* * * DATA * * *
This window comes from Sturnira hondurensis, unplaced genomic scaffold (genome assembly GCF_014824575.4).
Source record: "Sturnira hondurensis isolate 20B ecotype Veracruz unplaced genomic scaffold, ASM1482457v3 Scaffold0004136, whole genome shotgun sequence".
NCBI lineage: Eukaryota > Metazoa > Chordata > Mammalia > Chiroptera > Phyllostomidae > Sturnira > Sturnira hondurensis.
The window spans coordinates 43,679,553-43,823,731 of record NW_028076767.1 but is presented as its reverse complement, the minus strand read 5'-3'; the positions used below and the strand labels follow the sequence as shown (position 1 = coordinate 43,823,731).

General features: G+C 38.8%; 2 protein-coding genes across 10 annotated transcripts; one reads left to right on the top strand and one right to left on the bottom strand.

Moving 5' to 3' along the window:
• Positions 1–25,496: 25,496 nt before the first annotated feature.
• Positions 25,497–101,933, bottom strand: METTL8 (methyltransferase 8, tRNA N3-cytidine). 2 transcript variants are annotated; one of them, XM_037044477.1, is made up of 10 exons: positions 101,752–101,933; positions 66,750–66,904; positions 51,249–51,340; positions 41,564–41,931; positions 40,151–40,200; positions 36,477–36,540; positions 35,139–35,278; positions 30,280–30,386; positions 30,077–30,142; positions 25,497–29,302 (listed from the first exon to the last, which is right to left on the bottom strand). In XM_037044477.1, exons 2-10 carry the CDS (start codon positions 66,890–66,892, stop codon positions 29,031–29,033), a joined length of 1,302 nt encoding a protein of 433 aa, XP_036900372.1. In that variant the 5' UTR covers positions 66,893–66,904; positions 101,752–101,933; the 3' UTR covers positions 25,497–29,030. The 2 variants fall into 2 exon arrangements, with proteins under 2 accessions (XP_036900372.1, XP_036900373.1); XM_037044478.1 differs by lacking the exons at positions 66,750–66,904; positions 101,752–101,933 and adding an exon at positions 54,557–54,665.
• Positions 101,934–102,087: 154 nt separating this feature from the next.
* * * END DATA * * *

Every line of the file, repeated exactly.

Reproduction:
This window comes from Sturnira hondurensis, unplaced genomic scaffold (genome assembly GCF_014824575.4).
Source record: "Sturnira hondurensis isolate 20B ecotype Veracruz unplaced genomic scaffold, ASM1482457v3 Scaffold0004136, whole genome shotgun sequence".
NCBI lineage: Eukaryota > Metazoa > Chordata > Mammalia > Chiroptera > Phyllostomidae > Sturnira > Sturnira hondurensis.
The window spans coordinates 43,679,553-43,823,731 of record NW_028076767.1 but is presented as its reverse complement, the minus strand read 5'-3'; the positions used below and the strand labels follow the sequence as shown (position 1 = coordinate 43,823,731).

General features: G+C 38.8%; 2 protein-coding genes across 10 annotated transcripts; one reads left to right on the top strand and one right to left on the bottom strand.

Moving 5' to 3' along the window:
• Positions 1–25,496: 25,496 nt before the first annotated feature.
• Positions 25,497–101,933, bottom strand: METTL8 (methyltransferase 8, tRNA N3-cytidine). 2 transcript variants are annotated; one of them, XM_037044477.1, is made up of 10 exons: positions 101,752–101,933; positions 66,750–66,904; positions 51,249–51,340; positions 41,564–41,931; positions 40,151–40,200; positions 36,477–36,540; positions 35,139–35,278; positions 30,280–30,386; positions 30,077–30,142; positions 25,497–29,302 (listed from the first exon to the last, which is right to left on the bottom strand). In XM_037044477.1, exons 2-10 carry the CDS (start codon positions 66,890–66,892, stop codon positions 29,031–29,033), a joined length of 1,302 nt encoding a protein of 433 aa, XP_036900372.1. In that variant the 5' UTR covers positions 66,893–66,904; positions 101,752–101,933; the 3' UTR covers positions 25,497–29,030. The 2 variants fall into 2 exon arrangements, with proteins under 2 accessions (XP_036900372.1, XP_036900373.1); XM_037044478.1 differs by lacking the exons at positions 66,750–66,904; positions 101,752–101,933 and adding an exon at positions 54,557–54,665.
• Positions 101,934–102,087: 154 nt separating this feature from the next.